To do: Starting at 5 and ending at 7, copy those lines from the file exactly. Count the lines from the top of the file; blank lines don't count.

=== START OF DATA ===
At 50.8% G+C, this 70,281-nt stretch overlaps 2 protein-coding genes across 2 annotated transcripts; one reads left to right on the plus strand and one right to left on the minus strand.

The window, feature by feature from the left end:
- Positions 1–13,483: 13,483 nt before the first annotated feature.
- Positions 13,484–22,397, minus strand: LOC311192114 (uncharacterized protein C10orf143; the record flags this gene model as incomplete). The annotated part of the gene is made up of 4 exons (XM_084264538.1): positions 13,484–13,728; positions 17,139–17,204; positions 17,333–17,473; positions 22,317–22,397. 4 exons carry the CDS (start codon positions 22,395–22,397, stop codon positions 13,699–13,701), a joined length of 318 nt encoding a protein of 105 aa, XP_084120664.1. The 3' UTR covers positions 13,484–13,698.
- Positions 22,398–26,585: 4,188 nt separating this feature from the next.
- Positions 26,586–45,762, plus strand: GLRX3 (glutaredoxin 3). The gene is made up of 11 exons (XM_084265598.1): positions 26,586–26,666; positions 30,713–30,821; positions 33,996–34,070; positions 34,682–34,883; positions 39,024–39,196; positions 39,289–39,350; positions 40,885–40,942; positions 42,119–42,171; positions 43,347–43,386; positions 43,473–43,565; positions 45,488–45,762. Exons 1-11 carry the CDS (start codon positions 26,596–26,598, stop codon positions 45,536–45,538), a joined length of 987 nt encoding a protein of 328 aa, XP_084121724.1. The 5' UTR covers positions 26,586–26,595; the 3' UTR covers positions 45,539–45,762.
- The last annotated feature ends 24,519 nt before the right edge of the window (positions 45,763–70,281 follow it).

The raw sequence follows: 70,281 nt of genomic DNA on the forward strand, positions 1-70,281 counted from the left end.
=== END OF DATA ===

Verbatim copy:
- Positions 22,398–26,585: 4,188 nt separating this feature from the next.
- Positions 26,586–45,762, plus strand: GLRX3 (glutaredoxin 3). The gene is made up of 11 exons (XM_084265598.1): positions 26,586–26,666; positions 30,713–30,821; positions 33,996–34,070; positions 34,682–34,883; positions 39,024–39,196; positions 39,289–39,350; positions 40,885–40,942; positions 42,119–42,171; positions 43,347–43,386; positions 43,473–43,565; positions 45,488–45,762. Exons 1-11 carry the CDS (start codon positions 26,596–26,598, stop codon positions 45,536–45,538), a joined length of 987 nt encoding a protein of 328 aa, XP_084121724.1. The 5' UTR covers positions 26,586–26,595; the 3' UTR covers positions 45,539–45,762.
- The last annotated feature ends 24,519 nt before the right edge of the window (positions 45,763–70,281 follow it).